The European Commission has referred Ireland to Europe's highest court for failing to comply with EU laws ensuring competition and fair distribution of energy supplies, and is demanding a daily penalty of more than €20,000.
The EU executive has set a deadline of this year to complete the regulatory framework for the single European energy market and is taking action against member states that have failed to implement existing legislation.
Ireland should have put the bloc's laws – including requirements to ensure those who own transmission networks do not also own the energy they carry – onto its statute books by March 2011, the Commission said a statement.
Ireland's Department of Energy said it expected to have most of the technical provisions of the law in place "as early as possible in 2014", but it was awaiting details from the commission about what measures need to be taken on unbundling.
"In relation to the unbundling aspect, Ireland awaits receipt of the specific detail of the case in the notice of application to the court, and will consider its position when its legal examination of these issues is completed," it said in a statement.
If approved by the Court of Justice in Luxembourg, the fine – imposed because of the "duration and gravity of the infringement" – would apply from the date the court delivers its judgment until Ireland fully complied with the EU law.
"The internal market is vital to tackle Europe's energy and climate challenges and to ensure affordable and secure energy supplies to households and businesses," EU Energy Commissioner Günther Oettinger said.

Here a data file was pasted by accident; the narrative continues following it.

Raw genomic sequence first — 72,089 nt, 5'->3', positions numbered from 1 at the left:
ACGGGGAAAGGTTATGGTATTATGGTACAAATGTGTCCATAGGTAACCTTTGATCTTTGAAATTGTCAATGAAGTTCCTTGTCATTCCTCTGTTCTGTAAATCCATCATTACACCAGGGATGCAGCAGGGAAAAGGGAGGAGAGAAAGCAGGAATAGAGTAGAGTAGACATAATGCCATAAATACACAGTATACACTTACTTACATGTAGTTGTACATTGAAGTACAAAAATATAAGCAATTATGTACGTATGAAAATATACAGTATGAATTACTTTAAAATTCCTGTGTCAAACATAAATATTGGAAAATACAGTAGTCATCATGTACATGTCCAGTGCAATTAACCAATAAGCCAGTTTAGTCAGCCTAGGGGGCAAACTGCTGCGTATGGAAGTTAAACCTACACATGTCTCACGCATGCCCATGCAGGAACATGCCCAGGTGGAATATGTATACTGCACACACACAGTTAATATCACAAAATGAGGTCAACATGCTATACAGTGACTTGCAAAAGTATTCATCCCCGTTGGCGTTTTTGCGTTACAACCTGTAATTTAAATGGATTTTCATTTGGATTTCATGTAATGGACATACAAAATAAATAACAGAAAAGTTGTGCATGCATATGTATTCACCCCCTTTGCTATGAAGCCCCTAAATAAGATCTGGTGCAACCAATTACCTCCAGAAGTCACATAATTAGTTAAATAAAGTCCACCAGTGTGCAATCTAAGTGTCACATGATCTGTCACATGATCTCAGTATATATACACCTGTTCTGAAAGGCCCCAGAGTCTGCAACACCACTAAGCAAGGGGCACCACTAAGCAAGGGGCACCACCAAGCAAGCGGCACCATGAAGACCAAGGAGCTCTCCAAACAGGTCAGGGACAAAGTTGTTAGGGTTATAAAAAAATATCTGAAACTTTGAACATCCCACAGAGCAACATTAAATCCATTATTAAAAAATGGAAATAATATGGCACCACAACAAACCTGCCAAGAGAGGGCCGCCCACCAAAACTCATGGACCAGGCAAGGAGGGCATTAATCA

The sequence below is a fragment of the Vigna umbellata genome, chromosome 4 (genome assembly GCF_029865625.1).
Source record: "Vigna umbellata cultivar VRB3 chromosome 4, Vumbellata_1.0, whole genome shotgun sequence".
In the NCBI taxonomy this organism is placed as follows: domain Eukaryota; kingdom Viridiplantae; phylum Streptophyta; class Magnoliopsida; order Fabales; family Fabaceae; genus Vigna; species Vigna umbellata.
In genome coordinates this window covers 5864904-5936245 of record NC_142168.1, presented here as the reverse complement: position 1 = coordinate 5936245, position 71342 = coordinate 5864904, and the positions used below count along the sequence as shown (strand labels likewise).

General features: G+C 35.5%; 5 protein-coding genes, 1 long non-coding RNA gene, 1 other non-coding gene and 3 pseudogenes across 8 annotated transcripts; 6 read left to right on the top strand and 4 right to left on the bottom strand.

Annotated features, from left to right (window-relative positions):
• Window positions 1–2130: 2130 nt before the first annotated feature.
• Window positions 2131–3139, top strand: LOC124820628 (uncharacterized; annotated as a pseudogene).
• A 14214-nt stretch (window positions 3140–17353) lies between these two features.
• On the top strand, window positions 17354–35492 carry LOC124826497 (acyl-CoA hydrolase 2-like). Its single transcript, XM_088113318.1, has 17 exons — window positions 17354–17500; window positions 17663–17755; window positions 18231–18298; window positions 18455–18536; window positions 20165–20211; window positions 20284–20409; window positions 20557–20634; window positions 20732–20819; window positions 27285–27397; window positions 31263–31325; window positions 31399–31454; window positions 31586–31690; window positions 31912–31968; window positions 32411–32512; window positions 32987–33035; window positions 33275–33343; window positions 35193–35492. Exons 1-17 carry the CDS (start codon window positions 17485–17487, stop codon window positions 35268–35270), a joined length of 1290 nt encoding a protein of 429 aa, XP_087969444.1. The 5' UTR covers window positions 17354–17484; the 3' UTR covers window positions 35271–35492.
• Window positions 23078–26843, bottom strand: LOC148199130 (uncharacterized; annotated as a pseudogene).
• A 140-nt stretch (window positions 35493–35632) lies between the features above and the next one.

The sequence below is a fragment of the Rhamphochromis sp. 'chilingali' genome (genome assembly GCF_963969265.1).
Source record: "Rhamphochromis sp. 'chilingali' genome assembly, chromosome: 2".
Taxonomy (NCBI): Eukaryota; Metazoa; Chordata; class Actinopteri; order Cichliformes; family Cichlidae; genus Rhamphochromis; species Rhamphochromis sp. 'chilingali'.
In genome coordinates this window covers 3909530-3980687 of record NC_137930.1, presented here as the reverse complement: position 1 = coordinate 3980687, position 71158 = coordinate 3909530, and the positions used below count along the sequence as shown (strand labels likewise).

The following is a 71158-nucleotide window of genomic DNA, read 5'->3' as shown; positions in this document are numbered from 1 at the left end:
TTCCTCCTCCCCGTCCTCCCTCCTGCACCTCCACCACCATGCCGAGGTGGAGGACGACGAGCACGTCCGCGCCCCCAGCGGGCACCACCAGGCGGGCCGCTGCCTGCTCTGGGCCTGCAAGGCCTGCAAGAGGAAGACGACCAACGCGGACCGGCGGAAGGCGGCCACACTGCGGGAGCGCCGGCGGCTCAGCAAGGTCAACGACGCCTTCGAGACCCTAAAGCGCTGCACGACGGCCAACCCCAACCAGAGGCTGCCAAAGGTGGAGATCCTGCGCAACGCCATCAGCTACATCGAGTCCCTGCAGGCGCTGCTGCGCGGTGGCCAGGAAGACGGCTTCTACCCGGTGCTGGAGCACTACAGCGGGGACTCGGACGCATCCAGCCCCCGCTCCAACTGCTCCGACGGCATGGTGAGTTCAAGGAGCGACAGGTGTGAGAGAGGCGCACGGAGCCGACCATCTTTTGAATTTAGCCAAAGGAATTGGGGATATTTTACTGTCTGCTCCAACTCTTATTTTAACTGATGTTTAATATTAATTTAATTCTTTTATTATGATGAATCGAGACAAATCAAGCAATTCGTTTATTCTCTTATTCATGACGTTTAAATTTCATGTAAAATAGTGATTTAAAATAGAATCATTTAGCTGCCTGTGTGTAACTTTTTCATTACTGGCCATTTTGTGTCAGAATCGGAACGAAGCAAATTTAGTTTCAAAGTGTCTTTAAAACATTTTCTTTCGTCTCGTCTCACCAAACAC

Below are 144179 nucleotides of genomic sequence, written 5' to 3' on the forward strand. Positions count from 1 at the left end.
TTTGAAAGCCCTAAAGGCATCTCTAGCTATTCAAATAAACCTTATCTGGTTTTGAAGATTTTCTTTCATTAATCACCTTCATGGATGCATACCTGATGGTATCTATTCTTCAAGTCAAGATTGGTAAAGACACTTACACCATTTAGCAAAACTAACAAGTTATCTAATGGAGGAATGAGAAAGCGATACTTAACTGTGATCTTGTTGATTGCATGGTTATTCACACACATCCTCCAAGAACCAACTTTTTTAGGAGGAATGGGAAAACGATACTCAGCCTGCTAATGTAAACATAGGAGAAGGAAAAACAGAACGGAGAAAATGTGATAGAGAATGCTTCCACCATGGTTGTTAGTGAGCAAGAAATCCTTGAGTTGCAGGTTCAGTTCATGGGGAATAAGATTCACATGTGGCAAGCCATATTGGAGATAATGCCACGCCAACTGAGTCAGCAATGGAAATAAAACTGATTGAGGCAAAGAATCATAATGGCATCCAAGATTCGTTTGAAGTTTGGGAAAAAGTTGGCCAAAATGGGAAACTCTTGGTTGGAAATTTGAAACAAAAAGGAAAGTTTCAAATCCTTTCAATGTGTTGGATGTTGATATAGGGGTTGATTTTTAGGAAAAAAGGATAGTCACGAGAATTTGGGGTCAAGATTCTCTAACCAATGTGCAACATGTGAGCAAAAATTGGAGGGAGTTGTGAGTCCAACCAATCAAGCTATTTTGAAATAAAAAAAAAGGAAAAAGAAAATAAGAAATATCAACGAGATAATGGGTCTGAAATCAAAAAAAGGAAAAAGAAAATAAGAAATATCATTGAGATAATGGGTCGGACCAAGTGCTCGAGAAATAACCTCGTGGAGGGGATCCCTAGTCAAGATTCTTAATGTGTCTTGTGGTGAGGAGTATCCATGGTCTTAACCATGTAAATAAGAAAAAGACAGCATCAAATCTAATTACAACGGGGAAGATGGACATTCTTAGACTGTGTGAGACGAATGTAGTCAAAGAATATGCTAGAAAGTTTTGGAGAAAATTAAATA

"Delays in implementation of the EU internal energy market rules have negative effects on all market participants and are therefore not acceptable."
On 19 September 2007, the European Commission presented its 'third package' of proposals to further liberalise the EU's energy market (see LinksDossier).
The proposals sparked much controversy, particularly over the issue of 'ownership unbundling' - meaning the break-up of large vertically-integrated energy firms like EDF and E.ON, which simultaneously control electricity production and distribution assets.
France, Germany and six other member states led resistance to the unbundling plans. Together, they tabled an alternative proposal in February 2008, which they argued would guarantee a similar result without forcing energy firms to split their energy production and transmission businesses.
Energy ministers finally clinched a deal in November 2008, agreeing that energy producers from countries which are not fully open to competition would be forbidden to buy up the transmission businesses of energy companies in European countries where full unbundling has been introduced.
The measure was directed at France, which had been opposed to unbundling, while EDF, the state-owned energy firm, went on a shopping spree across Europe.
- Commission: Internal energy market: Commission refers Ireland to Court for failing to transpose EU rules